The coveted teenage dream of obtaining a driver's license at 16 has been headed toward the scrap yard for almost 40 years. Federal Highway Administration data from 2020, the most recent available, shows that drivers 19 and younger make up 3.7% of all U.S. drivers—and drivers 16 and younger are just 0.5% of the nation's drivers.
Those ratios are shrinking: An analysis by mobility advocacy group Green Car Congress found that in 2018, 61% of 18-year-olds had a driver's license, down from 80% in 1983. Over the same period, the proportion of 16-year-olds with licenses also dropped from 46% to 25%.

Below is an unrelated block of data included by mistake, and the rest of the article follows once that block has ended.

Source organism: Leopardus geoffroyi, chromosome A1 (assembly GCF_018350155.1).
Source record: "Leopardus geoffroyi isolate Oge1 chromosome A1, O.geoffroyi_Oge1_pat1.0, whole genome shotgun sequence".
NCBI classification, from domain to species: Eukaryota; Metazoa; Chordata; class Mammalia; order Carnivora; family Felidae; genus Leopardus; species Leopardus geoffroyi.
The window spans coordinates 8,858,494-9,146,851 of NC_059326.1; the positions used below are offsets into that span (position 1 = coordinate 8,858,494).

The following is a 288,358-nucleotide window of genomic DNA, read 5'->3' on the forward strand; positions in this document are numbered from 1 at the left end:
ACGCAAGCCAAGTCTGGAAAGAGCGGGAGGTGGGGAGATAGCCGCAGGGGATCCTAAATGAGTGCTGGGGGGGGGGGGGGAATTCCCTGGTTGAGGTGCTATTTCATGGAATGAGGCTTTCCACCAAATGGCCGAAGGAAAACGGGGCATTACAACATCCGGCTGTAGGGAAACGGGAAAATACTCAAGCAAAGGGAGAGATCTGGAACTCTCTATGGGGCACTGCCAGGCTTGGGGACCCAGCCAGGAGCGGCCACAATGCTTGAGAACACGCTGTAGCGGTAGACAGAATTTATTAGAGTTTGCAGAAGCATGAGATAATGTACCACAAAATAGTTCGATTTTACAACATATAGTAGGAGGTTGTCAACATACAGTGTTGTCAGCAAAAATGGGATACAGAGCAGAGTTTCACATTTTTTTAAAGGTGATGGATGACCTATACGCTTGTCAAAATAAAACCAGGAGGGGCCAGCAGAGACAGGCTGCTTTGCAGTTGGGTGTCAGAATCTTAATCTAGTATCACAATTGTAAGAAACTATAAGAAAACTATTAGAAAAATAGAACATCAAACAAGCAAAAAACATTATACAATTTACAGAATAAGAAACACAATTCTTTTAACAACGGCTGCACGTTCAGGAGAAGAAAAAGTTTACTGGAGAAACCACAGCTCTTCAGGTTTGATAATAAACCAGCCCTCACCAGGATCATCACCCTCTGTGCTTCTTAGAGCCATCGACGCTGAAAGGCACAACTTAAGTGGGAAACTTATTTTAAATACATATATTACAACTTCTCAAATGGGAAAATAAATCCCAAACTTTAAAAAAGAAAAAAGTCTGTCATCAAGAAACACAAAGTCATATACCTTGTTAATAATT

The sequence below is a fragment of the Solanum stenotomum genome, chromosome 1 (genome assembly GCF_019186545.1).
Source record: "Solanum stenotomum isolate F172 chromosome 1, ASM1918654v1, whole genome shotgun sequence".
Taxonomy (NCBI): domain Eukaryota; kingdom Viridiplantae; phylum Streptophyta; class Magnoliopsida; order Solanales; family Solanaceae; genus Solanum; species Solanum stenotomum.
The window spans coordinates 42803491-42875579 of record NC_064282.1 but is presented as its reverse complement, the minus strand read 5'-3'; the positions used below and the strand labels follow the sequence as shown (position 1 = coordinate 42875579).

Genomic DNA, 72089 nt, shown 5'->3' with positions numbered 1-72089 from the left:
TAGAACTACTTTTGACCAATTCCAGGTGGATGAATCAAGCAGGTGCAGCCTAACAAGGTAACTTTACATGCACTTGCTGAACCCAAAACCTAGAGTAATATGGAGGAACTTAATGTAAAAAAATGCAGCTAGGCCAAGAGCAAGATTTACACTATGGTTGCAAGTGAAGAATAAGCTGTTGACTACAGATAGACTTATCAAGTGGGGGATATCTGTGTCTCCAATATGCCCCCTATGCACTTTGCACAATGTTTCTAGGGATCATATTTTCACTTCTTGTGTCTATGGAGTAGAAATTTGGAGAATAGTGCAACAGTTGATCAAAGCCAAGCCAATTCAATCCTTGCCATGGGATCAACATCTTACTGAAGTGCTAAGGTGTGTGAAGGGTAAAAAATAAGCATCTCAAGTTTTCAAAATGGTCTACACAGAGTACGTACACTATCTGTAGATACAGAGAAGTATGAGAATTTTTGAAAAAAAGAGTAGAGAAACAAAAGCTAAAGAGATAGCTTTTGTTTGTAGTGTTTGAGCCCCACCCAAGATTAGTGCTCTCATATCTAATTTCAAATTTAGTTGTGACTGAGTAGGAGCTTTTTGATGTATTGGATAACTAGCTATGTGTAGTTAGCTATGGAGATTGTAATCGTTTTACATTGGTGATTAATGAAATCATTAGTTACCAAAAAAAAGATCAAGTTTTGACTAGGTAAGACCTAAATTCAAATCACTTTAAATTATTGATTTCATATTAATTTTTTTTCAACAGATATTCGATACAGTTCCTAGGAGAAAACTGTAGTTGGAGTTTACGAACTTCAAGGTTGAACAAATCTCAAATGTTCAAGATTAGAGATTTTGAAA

Using data from the FHWA, The General has compiled the 10 U.S. states with the largest shares of young drivers—those 19 and younger.
Because people in more rural states may be more likely to need—and therefore get—a driver's license, the states are also listed with their urbanization indexes, sourced from a 2020 analysis by FiveThirtyEight. And indeed, more rural states tend to have a higher percentage of drivers who are young.